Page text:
DBT Emotion Regulation Troubleshooting

When what you are doing in the way of skills simply isn’t working, where do you turn? In the final week of this 7-week module in my DBT Skills Group, this is what we investigated.

The need for Troubleshooting is something I am pretty familiar with myself. Sometimes it is only when I take a step back from what it is I am doing, that I realise there are some more specific areas I need to individually target before I can even attempt to regulate myself more fully.

If you find yourself in a situation like this, here are some things worth checking out before you move on:

    Ask yourself:
    Am I physically ill? Am I due my period? Have I recently engaged in unbalanced behaviours with food, alcohol, drugs? When was the last time I got any exercise? Did I get enough sleep last night? Have I taken my prescribed medications?
    Now what? 
    Take care of any physical illness and treat it. Take medications which have been prescribed. Work on your PLEASE skills – eat balanced, get some sleep, participate in exercise, take a shower.
    (These will have an accumulative effect, so if you don’t feel better immediately, don’t give up, continue using these skills regardless – they will certainly not make you feel any worse!)
  2. Check your SKILLS
    Ask yourself:
    Do I need to be focusing on Acceptance skills or Change skills right now? Are the skills I have tried using appropriate given the context? Are they likely to be effective? Have I followed the skill as instructed or have I cheated slightly? How willing am I to engage fully in skill use?
    Now what?
    Keep trying skills, and review and try alternative skills too. Get crisis/ skills coaching to receive guidance and support with skill use. Keep trying. Remember, as long as you are not ‘worsening the problem’, you are remaining effective.
  3. Check for REINFORCERS
    Ask yourself:
    Are my emotions communicating something important to me? Are they influencing people around me to act or feel a certain way? Are my emotions motivating me to take action regarding things that have meaning to me? Are my emotions validating my beliefs or my identity? Do my emotions feel good?
    What now?
    If yes: Practice Interpersonal Effectiveness skills to aid communication. Identify and work toward employing other reinforcers to motivate yourself. Practice self-validation. Do a pros-and-cons for changing the emotion you are feeling v.s. not changing the emotion you are feeling.
  4. Check your MOOD
    Ask yourself:
    What mood am I in? How motivated am I feeling? Rate your willingness levels on a scale from 1 – 10. Am I putting in the required time and effort needed in order to solve the problem at hand?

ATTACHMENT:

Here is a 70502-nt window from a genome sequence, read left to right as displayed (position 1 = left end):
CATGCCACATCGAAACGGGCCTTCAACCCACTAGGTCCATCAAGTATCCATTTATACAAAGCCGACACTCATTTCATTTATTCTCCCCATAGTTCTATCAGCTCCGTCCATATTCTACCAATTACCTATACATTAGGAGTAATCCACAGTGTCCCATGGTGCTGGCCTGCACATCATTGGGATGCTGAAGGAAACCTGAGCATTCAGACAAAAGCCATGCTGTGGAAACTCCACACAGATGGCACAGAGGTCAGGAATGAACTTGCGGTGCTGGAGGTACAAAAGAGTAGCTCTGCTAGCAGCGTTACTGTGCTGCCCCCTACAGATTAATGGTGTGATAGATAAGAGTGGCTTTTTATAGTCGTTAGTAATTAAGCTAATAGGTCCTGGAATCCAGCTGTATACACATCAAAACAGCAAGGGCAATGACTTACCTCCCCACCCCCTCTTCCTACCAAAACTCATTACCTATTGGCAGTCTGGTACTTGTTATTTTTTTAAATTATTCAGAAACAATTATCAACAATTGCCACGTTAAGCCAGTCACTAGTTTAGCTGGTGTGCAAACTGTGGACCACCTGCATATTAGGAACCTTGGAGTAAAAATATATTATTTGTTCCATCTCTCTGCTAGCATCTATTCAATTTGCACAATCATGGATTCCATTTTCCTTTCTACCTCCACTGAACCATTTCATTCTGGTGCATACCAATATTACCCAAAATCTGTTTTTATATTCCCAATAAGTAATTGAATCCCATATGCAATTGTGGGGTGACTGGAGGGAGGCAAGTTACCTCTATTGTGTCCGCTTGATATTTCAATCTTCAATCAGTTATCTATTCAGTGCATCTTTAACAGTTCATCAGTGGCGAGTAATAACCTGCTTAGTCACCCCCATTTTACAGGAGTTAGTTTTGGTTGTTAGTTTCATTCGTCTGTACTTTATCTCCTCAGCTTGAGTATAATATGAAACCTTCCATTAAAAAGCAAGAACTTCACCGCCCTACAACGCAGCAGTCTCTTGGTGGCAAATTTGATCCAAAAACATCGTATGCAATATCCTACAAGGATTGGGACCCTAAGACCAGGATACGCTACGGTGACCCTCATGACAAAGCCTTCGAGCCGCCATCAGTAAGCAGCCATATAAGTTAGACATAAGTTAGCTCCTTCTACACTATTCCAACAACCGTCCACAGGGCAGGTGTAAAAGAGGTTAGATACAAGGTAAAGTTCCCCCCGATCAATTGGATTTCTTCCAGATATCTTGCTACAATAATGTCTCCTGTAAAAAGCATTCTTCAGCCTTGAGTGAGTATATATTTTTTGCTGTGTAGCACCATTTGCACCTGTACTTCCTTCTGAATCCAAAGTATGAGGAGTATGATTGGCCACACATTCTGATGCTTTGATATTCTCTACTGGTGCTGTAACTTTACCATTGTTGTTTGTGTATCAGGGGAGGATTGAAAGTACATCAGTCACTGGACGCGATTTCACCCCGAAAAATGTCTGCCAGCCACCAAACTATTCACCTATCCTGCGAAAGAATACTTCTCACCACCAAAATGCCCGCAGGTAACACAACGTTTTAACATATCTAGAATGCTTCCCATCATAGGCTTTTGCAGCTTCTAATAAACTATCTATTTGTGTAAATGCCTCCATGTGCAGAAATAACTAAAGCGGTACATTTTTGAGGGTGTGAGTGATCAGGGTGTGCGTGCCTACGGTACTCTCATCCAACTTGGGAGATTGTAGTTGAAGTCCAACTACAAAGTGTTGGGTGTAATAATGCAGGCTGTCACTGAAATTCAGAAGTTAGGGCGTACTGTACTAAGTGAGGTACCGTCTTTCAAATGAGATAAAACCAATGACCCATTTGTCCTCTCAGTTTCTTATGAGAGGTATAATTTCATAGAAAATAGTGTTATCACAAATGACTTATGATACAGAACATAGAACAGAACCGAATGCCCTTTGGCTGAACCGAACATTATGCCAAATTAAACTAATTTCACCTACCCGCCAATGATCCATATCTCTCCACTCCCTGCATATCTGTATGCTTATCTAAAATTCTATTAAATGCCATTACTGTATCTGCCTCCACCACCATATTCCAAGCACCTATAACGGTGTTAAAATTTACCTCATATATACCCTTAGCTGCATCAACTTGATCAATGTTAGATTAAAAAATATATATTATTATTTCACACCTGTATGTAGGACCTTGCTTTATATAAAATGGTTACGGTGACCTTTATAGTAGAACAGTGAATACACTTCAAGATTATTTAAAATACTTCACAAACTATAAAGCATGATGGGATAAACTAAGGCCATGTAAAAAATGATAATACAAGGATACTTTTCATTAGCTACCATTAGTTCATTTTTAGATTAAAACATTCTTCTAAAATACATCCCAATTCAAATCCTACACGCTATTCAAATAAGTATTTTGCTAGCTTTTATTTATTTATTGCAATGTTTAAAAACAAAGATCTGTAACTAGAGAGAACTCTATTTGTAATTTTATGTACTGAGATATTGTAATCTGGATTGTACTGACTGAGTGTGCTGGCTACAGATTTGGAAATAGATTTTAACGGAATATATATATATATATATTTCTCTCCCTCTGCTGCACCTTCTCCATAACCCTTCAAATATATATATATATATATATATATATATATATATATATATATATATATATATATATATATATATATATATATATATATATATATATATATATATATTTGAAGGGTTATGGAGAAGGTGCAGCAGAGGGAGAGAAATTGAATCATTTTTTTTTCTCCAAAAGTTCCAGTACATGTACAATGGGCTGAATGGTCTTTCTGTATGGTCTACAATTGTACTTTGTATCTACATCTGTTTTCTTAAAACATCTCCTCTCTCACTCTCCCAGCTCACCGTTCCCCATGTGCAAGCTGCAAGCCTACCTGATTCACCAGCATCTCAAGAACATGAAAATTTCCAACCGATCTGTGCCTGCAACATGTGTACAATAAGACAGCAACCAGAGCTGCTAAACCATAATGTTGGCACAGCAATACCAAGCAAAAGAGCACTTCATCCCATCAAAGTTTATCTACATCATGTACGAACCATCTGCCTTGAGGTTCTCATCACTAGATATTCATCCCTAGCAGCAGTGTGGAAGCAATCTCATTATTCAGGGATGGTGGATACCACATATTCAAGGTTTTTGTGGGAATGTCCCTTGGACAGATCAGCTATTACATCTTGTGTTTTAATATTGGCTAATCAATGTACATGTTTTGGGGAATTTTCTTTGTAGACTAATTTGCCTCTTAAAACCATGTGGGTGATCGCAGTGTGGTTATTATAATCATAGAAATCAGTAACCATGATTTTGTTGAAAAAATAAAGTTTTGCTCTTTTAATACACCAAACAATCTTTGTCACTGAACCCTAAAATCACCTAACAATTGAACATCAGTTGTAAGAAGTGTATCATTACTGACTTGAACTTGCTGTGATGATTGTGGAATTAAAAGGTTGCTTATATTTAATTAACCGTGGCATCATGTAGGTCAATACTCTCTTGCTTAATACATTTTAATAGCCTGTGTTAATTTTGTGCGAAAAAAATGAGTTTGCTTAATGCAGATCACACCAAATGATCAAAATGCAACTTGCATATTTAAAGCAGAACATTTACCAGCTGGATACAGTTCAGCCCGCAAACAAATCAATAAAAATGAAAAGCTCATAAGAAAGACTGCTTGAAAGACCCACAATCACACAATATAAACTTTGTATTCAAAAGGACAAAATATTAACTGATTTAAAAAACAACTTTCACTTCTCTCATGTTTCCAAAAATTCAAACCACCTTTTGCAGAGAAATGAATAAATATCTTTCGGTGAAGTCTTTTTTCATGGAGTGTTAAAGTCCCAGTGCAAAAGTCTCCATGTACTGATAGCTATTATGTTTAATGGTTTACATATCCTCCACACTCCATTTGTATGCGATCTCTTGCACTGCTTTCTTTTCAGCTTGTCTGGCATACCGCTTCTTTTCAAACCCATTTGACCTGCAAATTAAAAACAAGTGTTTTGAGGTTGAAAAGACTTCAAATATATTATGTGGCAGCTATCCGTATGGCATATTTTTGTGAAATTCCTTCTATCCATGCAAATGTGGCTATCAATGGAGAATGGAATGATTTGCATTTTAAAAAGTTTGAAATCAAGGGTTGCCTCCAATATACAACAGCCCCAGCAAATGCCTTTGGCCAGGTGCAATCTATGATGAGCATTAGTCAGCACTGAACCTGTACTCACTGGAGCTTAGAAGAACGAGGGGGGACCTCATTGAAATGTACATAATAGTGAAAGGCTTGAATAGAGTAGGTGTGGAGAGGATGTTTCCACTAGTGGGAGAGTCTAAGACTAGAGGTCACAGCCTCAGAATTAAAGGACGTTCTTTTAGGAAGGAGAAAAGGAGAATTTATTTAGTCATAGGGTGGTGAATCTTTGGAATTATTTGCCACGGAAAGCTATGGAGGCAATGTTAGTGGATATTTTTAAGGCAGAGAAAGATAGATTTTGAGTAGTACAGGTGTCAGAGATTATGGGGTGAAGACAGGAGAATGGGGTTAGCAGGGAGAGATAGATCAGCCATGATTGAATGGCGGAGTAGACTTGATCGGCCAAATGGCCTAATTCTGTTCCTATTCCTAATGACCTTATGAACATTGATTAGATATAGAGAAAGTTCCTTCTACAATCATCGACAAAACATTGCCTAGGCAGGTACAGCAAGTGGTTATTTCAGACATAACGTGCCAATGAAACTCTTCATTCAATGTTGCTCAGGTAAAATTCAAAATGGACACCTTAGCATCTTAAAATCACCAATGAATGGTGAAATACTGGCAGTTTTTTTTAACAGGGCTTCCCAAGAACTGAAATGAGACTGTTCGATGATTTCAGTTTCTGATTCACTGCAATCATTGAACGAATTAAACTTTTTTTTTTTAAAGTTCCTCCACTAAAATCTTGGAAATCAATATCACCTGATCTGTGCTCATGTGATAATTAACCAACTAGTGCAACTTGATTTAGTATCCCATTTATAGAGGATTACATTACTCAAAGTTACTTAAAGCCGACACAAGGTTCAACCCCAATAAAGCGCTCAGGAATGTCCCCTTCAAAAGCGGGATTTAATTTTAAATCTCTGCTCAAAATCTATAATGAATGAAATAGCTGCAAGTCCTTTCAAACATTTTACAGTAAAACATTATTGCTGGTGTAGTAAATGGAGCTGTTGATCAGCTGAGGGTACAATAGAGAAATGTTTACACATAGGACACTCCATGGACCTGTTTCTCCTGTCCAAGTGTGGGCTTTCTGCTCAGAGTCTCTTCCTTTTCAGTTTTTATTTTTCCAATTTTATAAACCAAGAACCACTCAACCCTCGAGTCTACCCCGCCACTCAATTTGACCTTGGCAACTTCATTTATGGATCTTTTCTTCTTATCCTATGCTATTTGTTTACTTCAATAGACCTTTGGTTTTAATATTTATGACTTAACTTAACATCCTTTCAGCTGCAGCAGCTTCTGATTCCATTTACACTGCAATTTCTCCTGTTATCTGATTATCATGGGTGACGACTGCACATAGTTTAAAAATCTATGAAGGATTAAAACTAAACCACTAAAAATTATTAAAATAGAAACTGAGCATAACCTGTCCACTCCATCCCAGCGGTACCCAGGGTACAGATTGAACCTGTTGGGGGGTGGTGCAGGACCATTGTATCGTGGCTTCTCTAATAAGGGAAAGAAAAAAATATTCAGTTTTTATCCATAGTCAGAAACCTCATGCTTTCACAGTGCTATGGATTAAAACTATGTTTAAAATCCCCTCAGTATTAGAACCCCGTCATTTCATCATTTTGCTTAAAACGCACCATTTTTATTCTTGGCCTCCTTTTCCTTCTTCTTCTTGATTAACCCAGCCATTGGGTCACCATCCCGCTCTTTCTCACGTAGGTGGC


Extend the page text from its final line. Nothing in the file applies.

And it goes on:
What now?
    If no: Write a pros-and-cons list for engaging effectively with skills v.s. not engaging effectively with skills. Practice radical acceptance and willingness skills. Practice using the Mindfulness skills of Participating and Effectiveness.
    Ask yourself:
    Am I too distressed, overwhelmed or dysregulated to use complicated skills right now?
    What now?
    If yes, ask yourself if the problems you are currently experiencing can be solved within this moment? If yes, use problem-solving, including Checking The Facts, identifying your goals, and Opposite Action if appropriate. If no, practice Mindfulness – specifically Mindfulness of Current Emotion(s) – in order to ride the emotional wave, self-validate, and foster Acceptance over what is being experienced – without worsening the problem.
    If your emotions are too high to think straight, go straight to using TIPP Skills.
  6. Check for EMOTIONAL MYTHS getting in the way
    Ask yourself:
    What messages am I giving myself right now? What judgements are going around my head? Am I experiencing any beliefs or cognitive distortions regarding the situation? (e.g. “What I am feeling is stupid/ pathetic/ wrong”, “Why do I have to be so dramatic/ needy/ sensitive?”).
    What now?
    Check The Facts. Challenge the myths you are telling yourself – write down an alternative rationale. Practice thinking Non-Judgementally, being descriptive in your experiences.
    Remind yourself that your emotions do not dictate who you are as a person, and that “This too shall pass”.

P.s. The next of my DBT Skills Group sessions is a way away, on the 26th September, when we will start the Distress Tolerance module!


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